Danish police said Sunday they had arrested a man on suspicion of torching a mosque in Copenhagen earlier in the day, AFP reported.
"At 11:31 a.m. (0931 GMT), the police were informed that a man had started a fire by throwing a flammable liquid … at the Muslim center," a police statement said.
The fire, which caused only superficial damage to the outside of the building, was quickly contained, police said.
The suspect, who was born in 1980, will appear in court on Monday, according to AFP.
The religious association whose members worship at the mosque, denounced the fire as "an act of terrorism" on its website.
This act "was likely the result of political and religious motives… As tragic at it is, it unfortunately does not surprise us," the center said.
Since February, when a young Dane of Palestinian origin shot dead a filmmaker and an unarmed Jewish security guard outside a synagogue, Denmark's Muslim community has feared being viewed with suspicion.
Out of Denmark's population of 5.7 million, nine percent are foreign-born, of whom some 296,000 originate from "non-Western" countries, official statistics show.
In June, the anti-immigration Danish People's Party became Denmark's second largest party, securing 21.1 percent of the vote, its highest score ever.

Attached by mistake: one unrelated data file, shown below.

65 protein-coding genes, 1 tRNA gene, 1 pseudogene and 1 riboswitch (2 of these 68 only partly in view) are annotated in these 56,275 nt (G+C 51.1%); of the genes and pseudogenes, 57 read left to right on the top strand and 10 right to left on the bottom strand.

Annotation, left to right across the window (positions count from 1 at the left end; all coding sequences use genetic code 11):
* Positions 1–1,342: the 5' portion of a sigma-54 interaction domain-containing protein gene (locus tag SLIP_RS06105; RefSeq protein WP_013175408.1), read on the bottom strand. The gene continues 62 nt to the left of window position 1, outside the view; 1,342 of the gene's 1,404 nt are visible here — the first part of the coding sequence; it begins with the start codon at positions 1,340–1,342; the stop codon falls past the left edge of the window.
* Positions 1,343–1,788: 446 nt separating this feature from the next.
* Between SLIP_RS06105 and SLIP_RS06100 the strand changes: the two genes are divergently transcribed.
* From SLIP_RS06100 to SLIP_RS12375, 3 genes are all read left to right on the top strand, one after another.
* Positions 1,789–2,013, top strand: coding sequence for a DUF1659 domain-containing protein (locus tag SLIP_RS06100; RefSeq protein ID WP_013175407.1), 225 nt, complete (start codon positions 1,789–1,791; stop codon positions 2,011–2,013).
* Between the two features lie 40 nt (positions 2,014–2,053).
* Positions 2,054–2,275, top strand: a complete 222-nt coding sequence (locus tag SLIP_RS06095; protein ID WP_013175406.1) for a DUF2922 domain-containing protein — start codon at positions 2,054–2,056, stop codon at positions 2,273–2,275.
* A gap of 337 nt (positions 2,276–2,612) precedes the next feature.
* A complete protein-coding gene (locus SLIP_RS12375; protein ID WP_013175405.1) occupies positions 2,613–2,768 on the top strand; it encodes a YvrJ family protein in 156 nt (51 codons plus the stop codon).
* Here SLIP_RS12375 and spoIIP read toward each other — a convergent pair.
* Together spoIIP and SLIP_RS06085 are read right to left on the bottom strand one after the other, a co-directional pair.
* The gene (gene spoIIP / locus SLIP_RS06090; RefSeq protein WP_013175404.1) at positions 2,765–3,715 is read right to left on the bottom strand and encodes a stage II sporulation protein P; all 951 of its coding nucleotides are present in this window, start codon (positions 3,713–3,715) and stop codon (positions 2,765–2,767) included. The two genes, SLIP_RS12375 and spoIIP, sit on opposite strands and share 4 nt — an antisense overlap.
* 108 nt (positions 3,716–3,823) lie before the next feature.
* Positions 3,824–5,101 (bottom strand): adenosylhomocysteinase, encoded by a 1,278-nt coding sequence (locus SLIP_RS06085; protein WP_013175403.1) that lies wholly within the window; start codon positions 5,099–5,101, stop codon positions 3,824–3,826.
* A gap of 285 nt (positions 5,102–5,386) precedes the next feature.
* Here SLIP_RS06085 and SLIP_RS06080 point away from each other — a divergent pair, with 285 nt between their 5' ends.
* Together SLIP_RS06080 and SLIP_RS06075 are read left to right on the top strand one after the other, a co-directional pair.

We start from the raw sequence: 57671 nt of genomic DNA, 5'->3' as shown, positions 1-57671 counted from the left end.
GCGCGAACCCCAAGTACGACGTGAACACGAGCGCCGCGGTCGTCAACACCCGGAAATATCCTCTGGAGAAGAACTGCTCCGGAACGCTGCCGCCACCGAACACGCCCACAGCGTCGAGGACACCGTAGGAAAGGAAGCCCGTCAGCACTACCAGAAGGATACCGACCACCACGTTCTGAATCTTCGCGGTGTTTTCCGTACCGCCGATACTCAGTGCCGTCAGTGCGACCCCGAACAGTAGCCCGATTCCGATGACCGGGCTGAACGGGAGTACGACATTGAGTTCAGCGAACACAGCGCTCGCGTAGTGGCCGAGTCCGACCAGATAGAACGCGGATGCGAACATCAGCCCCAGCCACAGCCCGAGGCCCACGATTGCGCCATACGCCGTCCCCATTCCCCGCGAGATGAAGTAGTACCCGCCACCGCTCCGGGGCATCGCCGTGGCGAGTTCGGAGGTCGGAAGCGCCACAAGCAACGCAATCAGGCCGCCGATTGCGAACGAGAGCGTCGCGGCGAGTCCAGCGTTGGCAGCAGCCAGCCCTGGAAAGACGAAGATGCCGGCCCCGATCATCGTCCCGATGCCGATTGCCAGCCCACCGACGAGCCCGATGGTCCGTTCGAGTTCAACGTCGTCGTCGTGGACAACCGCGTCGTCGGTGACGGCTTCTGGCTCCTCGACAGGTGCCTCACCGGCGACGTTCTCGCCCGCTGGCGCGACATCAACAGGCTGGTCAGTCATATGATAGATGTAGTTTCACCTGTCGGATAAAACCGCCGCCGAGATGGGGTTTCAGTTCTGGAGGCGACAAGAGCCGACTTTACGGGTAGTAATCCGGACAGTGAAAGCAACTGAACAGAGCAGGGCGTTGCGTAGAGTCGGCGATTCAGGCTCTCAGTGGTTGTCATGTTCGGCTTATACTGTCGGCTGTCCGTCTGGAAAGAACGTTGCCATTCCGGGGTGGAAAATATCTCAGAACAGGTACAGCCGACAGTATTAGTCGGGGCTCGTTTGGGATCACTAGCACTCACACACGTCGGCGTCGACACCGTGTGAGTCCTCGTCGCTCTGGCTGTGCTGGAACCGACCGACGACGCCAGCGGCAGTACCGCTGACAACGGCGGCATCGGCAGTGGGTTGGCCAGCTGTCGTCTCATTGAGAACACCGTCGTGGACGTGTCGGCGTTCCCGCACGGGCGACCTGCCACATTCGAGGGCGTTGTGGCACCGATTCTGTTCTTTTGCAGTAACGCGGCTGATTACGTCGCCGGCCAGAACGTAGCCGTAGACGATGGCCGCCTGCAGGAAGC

Omar El-Hussein, the terrorist who killed two people in the deadly twin attacks in Copenhagen, had been identified as a man “a history of violent crime” who had only been freed from jail two weeks before the attacks.
A Lebanese website reported that he was of Palestinian Arab origin and that his parents had resided in a camp for “Palestinian refugees” in Lebanon before moving to Denmark.
The head of Denmark's intelligence agency stepped down in May as an investigation criticized parts of the police response to the deadly twin terror attacks in Copenhagen.
His resignation came hours before the publication of a police report that revealed it took almost four hours from the moment El-Hussein shot dead a filmmaker outside a cultural center, until police were deployed outside Copenhagen's main synagogue, where a Jewish man was later killed.